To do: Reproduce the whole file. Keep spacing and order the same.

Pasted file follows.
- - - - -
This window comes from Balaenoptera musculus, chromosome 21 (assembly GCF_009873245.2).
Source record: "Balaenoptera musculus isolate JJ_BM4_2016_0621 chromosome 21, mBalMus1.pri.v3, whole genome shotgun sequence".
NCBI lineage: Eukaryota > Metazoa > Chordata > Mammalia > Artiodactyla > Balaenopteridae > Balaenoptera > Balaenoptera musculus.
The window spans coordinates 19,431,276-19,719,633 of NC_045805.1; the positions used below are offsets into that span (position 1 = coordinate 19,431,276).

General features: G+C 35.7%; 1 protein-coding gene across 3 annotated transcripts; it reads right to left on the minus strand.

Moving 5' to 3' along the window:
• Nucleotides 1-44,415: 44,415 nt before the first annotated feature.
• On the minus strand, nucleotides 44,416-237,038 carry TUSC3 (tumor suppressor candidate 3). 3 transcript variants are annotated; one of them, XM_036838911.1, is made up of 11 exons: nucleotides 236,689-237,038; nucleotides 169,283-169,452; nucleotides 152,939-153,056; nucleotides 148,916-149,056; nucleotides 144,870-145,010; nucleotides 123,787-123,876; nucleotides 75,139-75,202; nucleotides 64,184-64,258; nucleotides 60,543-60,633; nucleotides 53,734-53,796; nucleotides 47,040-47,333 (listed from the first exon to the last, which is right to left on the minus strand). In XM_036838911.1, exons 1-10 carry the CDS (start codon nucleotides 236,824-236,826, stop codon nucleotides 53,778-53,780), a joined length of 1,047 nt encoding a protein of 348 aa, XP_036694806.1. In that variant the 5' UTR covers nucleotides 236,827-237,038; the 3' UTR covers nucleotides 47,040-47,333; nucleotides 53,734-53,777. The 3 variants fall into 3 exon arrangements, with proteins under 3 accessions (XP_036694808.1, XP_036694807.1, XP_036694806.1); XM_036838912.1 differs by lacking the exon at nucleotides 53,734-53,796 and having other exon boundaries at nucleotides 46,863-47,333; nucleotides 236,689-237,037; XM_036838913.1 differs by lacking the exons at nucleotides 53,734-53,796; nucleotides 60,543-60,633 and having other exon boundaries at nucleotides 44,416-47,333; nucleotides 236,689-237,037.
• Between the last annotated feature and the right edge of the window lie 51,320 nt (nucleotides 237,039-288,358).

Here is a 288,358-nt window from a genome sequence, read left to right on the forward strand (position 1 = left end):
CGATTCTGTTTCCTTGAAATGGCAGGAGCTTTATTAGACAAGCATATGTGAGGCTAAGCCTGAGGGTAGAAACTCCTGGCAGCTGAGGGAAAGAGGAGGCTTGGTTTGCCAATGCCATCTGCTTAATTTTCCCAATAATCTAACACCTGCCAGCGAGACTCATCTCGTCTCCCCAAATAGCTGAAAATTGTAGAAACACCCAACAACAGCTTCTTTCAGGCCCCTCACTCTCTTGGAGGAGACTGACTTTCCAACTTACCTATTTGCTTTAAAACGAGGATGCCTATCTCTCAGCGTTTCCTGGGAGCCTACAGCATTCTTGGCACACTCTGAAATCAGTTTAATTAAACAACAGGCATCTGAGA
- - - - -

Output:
This window comes from Balaenoptera musculus, chromosome 21 (assembly GCF_009873245.2).
Source record: "Balaenoptera musculus isolate JJ_BM4_2016_0621 chromosome 21, mBalMus1.pri.v3, whole genome shotgun sequence".
NCBI lineage: Eukaryota > Metazoa > Chordata > Mammalia > Artiodactyla > Balaenopteridae > Balaenoptera > Balaenoptera musculus.
The window spans coordinates 19,431,276-19,719,633 of NC_045805.1; the positions used below are offsets into that span (position 1 = coordinate 19,431,276).

General features: G+C 35.7%; 1 protein-coding gene across 3 annotated transcripts; it reads right to left on the minus strand.

Moving 5' to 3' along the window:
• Nucleotides 1-44,415: 44,415 nt before the first annotated feature.
• On the minus strand, nucleotides 44,416-237,038 carry TUSC3 (tumor suppressor candidate 3). 3 transcript variants are annotated; one of them, XM_036838911.1, is made up of 11 exons: nucleotides 236,689-237,038; nucleotides 169,283-169,452; nucleotides 152,939-153,056; nucleotides 148,916-149,056; nucleotides 144,870-145,010; nucleotides 123,787-123,876; nucleotides 75,139-75,202; nucleotides 64,184-64,258; nucleotides 60,543-60,633; nucleotides 53,734-53,796; nucleotides 47,040-47,333 (listed from the first exon to the last, which is right to left on the minus strand). In XM_036838911.1, exons 1-10 carry the CDS (start codon nucleotides 236,824-236,826, stop codon nucleotides 53,778-53,780), a joined length of 1,047 nt encoding a protein of 348 aa, XP_036694806.1. In that variant the 5' UTR covers nucleotides 236,827-237,038; the 3' UTR covers nucleotides 47,040-47,333; nucleotides 53,734-53,777. The 3 variants fall into 3 exon arrangements, with proteins under 3 accessions (XP_036694808.1, XP_036694807.1, XP_036694806.1); XM_036838912.1 differs by lacking the exon at nucleotides 53,734-53,796 and having other exon boundaries at nucleotides 46,863-47,333; nucleotides 236,689-237,037; XM_036838913.1 differs by lacking the exons at nucleotides 53,734-53,796; nucleotides 60,543-60,633 and having other exon boundaries at nucleotides 44,416-47,333; nucleotides 236,689-237,037.
• Between the last annotated feature and the right edge of the window lie 51,320 nt (nucleotides 237,039-288,358).

Here is a 288,358-nt window from a genome sequence, read left to right on the forward strand (position 1 = left end):
CGATTCTGTTTCCTTGAAATGGCAGGAGCTTTATTAGACAAGCATATGTGAGGCTAAGCCTGAGGGTAGAAACTCCTGGCAGCTGAGGGAAAGAGGAGGCTTGGTTTGCCAATGCCATCTGCTTAATTTTCCCAATAATCTAACACCTGCCAGCGAGACTCATCTCGTCTCCCCAAATAGCTGAAAATTGTAGAAACACCCAACAACAGCTTCTTTCAGGCCCCTCACTCTCTTGGAGGAGACTGACTTTCCAACTTACCTATTTGCTTTAAAACGAGGATGCCTATCTCTCAGCGTTTCCTGGGAGCCTACAGCATTCTTGGCACACTCTGAAATCAGTTTAATTAAACAACAGGCATCTGAGA